This blog is not about porn, but about the la-dee-da attitude shown by some feminists not only with respect to the rigors of child-rearing, but without prior understanding of the emotional components and complications of human sexuality. I remember reading John Bowlby’s pioneering work on attachment theory and separation anxiety (see http://en.wikipedia.org/wiki/John_Bowlby). I don’t remember which of his many books I read, but I remember thinking that the feminists of my acquaintance would probably hate his theories, as he emphasized the crucial role of mothering in early childhood, with lifelong dire effects if not properly managed (some of his theorizing was probably autobiographical, but what about Winnicott and Mahler?).

http://en.wikipedia.org/wiki/Masters_of_Sex

http://www.npr.org/2013/07/30/206704520/pioneering-masters-of-sex-brought-science-to-the-bedroom

I. I will take a partly dim look at the new Showtime series Masters of Sex, created by a woman, Michelle Ashford. I have watched the first four episodes and see this effort as another docudrama that represents a hidden history of science and sex. The hint in the NPR summary is wildly mistaken that (the ubiquitous) Freud was displaced by a more accurate measurement of, to use the character Dr. William Master’s words, “What happens to the body during sex?” During my dissertation research, I was surprised to discover that the two of the three ogres of the 19th century, Marx and Freud (not Darwin), were not equally loathed and feared. The bourgeois Freud was far more controversial as progressives went about reconstructing the humanities curriculum. (Here is my index on Freud blogs: https://clarespark.com/2013/03/16/blogs-on-freud-and-anti-freudians/.)

Briefly, Freud saw repressed sexuality as the source of hysteria and other psychosomatic ailments, and leaned heavily on the Oedipus complex, but few had the money and time to indulge in the “talking cure.” And who wanted to recognize ambivalence within families, or lifelong troubled attachments to the parent of the opposite sex? Freud’s colleague Carl Jung was a different story: he saw Freud’s Id as a source of creativity (as opposed of everyday unhappiness), and many a Jungian analyst used Jung’s dubious theory of archetypes to treat their clients. In the battle of the titans: Jung versus Freud, the younger man penetrated school curricula and the practice of social psychology. (For my copious blogs on Jung and his followers see https://clarespark.com/2010/05/10/jungians-rising/.)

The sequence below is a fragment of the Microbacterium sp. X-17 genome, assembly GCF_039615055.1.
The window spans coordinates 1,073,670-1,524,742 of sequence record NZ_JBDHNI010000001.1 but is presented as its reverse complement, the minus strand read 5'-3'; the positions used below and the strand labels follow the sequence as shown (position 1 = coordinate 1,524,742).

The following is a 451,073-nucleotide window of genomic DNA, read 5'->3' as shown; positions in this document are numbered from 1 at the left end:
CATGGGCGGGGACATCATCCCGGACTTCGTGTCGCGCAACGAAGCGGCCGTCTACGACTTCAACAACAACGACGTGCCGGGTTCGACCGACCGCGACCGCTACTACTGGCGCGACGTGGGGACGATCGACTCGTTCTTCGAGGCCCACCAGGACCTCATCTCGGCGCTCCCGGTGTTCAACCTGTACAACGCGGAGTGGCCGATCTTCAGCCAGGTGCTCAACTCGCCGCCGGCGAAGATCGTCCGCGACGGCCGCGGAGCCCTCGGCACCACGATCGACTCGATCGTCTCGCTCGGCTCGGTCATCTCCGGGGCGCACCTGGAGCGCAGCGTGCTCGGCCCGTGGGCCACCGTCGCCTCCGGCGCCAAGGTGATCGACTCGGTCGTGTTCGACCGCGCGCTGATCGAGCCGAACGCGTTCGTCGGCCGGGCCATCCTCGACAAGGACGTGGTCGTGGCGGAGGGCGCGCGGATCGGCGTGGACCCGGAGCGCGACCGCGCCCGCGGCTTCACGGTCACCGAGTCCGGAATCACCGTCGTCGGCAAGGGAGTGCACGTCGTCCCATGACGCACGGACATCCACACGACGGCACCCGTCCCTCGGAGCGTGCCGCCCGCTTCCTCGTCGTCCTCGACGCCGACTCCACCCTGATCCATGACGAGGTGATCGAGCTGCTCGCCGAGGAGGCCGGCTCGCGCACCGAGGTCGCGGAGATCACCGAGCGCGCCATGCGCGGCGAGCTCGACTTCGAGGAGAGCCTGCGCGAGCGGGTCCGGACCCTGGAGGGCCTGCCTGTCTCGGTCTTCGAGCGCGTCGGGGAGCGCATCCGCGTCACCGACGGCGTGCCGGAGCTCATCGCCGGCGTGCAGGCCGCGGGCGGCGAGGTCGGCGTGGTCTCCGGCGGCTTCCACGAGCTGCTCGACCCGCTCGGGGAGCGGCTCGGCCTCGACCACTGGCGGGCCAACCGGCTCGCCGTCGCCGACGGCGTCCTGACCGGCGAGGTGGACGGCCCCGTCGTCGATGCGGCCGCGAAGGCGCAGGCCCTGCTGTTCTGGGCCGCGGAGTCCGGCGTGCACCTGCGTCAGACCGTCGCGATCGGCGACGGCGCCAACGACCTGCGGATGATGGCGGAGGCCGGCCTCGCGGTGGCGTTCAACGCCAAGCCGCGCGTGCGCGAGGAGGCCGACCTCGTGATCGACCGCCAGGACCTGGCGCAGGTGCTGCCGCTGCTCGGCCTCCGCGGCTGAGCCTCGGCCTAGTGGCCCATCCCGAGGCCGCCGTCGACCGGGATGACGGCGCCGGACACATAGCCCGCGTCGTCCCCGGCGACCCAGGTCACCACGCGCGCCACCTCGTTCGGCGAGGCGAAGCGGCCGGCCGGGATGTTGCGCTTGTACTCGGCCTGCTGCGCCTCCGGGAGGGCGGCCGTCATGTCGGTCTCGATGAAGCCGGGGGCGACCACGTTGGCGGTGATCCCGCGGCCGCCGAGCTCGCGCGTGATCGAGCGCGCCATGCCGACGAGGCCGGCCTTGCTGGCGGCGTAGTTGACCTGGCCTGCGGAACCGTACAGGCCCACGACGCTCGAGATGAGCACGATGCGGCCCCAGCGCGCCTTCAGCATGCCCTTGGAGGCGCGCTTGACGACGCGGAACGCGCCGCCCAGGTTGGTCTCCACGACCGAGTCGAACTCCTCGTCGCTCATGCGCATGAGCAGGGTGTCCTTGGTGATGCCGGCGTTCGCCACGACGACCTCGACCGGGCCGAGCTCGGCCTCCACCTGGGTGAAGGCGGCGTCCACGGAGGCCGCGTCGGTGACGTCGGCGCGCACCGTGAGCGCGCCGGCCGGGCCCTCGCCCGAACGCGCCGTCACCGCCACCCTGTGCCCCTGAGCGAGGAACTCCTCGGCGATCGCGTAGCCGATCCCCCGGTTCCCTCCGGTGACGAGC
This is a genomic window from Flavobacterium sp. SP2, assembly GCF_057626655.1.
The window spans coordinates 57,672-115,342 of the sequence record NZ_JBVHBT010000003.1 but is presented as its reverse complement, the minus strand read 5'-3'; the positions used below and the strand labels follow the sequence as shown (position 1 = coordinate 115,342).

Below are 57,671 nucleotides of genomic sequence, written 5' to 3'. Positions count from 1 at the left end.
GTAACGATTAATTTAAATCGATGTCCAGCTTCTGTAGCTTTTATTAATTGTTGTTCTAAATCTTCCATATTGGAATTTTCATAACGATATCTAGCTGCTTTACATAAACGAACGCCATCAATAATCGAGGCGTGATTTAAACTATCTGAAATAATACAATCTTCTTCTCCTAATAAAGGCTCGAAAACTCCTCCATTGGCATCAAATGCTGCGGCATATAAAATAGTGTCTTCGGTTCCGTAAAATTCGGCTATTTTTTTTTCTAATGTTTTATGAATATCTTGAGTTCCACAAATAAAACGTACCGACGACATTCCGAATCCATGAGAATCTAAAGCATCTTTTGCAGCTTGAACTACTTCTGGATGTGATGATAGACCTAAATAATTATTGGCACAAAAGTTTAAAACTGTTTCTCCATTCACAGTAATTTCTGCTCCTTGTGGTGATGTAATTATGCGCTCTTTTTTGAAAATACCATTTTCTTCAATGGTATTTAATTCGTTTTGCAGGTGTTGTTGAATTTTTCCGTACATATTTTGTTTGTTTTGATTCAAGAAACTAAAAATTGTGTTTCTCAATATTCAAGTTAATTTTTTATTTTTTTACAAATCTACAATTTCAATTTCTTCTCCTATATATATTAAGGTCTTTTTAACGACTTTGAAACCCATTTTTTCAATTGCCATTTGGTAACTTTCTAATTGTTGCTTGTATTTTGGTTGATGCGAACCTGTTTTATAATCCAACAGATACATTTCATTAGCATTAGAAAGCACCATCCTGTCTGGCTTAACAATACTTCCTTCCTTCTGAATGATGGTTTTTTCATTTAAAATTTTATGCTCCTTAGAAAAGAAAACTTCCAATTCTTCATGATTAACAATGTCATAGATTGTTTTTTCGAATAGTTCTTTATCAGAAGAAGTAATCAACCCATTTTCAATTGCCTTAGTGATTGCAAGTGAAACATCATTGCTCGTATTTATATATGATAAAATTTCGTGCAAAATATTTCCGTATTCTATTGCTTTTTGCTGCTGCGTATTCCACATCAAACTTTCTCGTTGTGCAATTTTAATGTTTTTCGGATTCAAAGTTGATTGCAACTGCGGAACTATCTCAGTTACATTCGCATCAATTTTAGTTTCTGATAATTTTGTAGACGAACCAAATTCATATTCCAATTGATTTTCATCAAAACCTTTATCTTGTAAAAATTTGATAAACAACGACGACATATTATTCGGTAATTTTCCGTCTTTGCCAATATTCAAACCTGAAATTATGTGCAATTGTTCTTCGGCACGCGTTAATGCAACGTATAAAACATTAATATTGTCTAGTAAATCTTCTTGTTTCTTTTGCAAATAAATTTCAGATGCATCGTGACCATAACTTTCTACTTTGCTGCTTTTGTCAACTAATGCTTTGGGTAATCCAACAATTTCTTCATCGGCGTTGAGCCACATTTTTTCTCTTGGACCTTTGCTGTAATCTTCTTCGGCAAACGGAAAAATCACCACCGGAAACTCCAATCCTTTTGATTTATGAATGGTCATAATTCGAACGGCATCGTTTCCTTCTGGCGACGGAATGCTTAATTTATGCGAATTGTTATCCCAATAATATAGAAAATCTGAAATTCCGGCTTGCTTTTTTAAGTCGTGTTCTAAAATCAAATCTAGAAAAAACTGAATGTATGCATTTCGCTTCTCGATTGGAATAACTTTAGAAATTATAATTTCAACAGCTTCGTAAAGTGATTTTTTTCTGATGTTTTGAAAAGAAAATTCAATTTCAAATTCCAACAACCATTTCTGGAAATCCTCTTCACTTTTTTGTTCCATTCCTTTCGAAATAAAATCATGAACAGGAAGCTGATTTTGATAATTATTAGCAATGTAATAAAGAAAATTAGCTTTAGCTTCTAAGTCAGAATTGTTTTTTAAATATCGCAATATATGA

II. Michelle Ashford is the creator of the series. A brief internet search does not link her with the second wave of feminism, but the major demands of 1970s feminism—to celebrate liberated sexuality, to eliminate back-alley abortions, to establish day care centers in workplaces, to de-stigmatize homosexuality, to bring fathers further into the day-to-day burdens of child-rearing, to recognize prostitutes as “sex workers” and not pariahs, to rewrite history to emphasize the roles and condition of women (often in Women’s Studies departments), to break through the “glass ceiling,” to identify “science” with masculinity and the illicit penetration of Mother Earth—have at least partly been accomplished. (For an example of “feminist science” see the work of Donna Haraway and Carolyn Merchant. For a rehabilitation of domestic feminism see Kathryn Kish Sklar’s book on Catherine Beecher.)

Though network television does not show breasts and buttocks, female actors playing professionals often show their cleavage in the dead of winter. But on pay for cable networks like HBO and Showtime, sex acts are routinely demonstrated, though not with male frontal nudity or the details available in porn shops. The achievement of Masters of Sex, though it seems to be a defense of the liberated woman, is the separation of romance and sexuality. I.e., women are entitled to be as promiscuous and detached in their sex lives as men are imagined to be. As the series proceeds, I hope that more nuance is brought into the subject.

Ashford’s heroine, “Virginia Johnson” as played by Lizzy Caplan, is represented as “ahead of her time.” She is the mother of two, both in the series and in Johnson’s real life. That is, like many women today, she believes that she  can “have it all.”